Boston College’s decision to shift its sports teams to the Atlantic Coast Conference two years ago has led to a spike in applications from the southern states that dominate the league.
Applications from high school students in the league’s six states to the south has risen 30 percent. Applications from South Carolina have doubled, increased nearly 50 percent in Virginia and climbed by one-third in North Carolina and Georgia, The Boston Globe reported Tuesday.
Robert Lay, BC’s dean for enrollment management, said the move to the ACC has changed BC’s image from a small school nestled in Boston to a university that can compete with the South’s athletic powerhouses.
“We’re in the hunt, as they say in the South,” Lay said.
BC made the switch from the Big East conference because it believed the conference was a better academic and athletic match.
Boston College is the northern outpost in the 12-team league, with Maryland its closest neighbor. The ACC’s other teams are Clemson, Duke, Florida State, Georgia Tech, Miami, North Carolina, North Carolina State, Virginia, Virginia Tech and Wake Forest.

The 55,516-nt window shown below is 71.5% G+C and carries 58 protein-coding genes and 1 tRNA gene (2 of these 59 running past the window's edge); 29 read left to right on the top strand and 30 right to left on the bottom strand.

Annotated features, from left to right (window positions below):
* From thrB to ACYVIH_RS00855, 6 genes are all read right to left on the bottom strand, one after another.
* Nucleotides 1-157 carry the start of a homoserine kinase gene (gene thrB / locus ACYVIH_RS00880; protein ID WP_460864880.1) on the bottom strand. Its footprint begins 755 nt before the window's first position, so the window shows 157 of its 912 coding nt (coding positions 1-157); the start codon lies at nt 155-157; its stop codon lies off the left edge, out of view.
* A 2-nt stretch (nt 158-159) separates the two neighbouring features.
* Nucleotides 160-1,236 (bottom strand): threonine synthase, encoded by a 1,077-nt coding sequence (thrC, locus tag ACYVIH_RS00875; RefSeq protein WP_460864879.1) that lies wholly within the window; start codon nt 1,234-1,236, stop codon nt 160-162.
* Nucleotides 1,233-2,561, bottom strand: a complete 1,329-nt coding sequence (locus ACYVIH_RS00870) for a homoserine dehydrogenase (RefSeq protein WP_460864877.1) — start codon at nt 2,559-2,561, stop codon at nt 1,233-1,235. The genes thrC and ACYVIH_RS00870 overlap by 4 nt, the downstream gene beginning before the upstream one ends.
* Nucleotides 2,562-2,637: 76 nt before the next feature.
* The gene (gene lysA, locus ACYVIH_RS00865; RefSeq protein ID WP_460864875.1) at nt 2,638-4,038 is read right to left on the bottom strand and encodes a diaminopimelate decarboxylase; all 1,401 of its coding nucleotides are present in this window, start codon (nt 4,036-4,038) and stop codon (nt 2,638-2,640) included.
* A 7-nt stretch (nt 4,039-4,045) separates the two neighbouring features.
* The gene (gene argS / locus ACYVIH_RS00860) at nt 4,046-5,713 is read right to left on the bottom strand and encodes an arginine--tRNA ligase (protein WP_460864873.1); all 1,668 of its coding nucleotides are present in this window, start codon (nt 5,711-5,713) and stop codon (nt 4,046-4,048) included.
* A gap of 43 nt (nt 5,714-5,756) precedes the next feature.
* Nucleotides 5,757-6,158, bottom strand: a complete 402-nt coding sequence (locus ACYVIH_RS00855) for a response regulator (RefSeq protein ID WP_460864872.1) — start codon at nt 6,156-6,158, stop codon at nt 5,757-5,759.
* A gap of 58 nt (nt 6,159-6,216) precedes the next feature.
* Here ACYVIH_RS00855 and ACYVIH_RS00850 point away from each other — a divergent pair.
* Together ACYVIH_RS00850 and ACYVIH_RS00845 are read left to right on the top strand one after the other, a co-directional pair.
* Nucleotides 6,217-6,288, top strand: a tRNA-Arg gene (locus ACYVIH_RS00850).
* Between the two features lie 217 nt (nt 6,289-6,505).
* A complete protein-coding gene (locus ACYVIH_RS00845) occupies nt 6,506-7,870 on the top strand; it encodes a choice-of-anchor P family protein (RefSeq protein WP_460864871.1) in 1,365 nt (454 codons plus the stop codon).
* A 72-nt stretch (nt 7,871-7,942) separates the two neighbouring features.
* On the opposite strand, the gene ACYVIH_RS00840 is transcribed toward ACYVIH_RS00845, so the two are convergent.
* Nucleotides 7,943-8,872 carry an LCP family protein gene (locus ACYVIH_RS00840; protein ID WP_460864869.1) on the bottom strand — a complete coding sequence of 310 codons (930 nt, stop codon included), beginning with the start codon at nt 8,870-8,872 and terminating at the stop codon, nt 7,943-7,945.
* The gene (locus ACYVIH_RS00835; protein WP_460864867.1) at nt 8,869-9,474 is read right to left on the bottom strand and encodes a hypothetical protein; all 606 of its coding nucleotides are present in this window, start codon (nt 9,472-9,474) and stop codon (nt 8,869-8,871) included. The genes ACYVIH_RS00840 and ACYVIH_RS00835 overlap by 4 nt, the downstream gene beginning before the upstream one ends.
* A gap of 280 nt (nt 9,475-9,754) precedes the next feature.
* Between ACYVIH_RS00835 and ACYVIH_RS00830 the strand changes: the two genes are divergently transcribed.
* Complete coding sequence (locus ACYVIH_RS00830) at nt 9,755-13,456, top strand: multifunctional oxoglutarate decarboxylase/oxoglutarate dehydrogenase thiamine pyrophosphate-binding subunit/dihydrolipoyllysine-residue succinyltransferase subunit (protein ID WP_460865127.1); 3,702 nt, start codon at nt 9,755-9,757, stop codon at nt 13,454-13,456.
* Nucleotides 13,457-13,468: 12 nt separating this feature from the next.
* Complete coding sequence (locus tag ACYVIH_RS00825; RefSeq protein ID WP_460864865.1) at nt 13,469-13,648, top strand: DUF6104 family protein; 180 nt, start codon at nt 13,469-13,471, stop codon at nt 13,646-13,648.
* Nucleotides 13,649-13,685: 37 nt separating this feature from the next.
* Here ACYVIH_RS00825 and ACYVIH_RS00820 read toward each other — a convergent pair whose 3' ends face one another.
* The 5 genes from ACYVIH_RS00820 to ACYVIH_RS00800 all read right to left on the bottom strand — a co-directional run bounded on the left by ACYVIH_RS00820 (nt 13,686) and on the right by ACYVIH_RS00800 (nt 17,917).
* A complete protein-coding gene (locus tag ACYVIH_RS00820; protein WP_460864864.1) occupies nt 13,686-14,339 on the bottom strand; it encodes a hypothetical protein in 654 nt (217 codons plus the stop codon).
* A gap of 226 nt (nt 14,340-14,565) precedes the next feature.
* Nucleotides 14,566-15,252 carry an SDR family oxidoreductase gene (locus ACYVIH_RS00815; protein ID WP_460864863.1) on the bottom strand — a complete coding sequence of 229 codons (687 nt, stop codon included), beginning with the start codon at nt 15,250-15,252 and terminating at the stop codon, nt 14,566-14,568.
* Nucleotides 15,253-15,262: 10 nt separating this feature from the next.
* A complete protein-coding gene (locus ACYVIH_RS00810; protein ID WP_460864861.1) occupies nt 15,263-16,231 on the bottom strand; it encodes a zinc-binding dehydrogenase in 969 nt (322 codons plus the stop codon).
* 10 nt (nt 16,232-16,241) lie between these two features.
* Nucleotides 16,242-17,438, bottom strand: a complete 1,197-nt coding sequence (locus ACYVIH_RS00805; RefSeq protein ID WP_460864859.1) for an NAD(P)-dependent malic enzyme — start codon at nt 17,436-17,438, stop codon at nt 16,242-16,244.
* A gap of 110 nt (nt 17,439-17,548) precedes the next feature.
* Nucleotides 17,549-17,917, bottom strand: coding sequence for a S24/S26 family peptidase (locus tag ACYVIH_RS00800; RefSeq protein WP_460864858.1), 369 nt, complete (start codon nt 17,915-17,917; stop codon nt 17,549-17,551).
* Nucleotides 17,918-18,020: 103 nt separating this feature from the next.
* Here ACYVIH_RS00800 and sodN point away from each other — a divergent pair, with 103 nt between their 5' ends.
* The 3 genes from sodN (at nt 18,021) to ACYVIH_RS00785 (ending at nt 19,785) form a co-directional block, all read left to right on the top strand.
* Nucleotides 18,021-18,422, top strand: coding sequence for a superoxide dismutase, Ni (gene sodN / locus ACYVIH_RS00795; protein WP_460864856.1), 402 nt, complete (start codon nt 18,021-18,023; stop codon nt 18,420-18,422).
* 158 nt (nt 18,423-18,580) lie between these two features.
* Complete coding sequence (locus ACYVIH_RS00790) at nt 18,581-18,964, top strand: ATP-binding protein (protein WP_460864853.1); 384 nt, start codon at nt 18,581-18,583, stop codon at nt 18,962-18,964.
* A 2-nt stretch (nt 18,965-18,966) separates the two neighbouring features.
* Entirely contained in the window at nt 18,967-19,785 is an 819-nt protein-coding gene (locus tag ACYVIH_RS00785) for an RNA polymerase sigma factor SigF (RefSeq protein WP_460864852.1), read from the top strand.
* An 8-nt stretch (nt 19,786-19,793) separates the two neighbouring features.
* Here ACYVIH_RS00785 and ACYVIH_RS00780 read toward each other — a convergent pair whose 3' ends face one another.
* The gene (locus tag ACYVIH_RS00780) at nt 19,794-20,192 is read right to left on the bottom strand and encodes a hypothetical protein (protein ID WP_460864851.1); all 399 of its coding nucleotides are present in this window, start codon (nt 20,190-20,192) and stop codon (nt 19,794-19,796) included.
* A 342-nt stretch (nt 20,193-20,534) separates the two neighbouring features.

However the spike in applications has not meant a major increase in enrollment from southern students. About 30 percent of accepted applicants enroll in Boston College, but for accepted students from ACC states that yield is 21 percent.
“You don’t hear as many ‘Y’alls as we’d like,” said Jack Dunn, a Boston College spokesman. “At least not yet.”
Nadia Hoekstra, a Chapel Hill, N.C., native was introduced to BC in December 2004 when the Eagles beat her beloved North Carolina Tar Heels in a bowl game. When it came time to choose a college, she choose BC.
“I’m a huge basketball fan, so the ACC was definitely a major factor in my choosing BC,” she said. “At first, it was really all I knew. But the more I learned, the more I liked it.”
Information from: The Boston Globe, http://www.boston.com/globe
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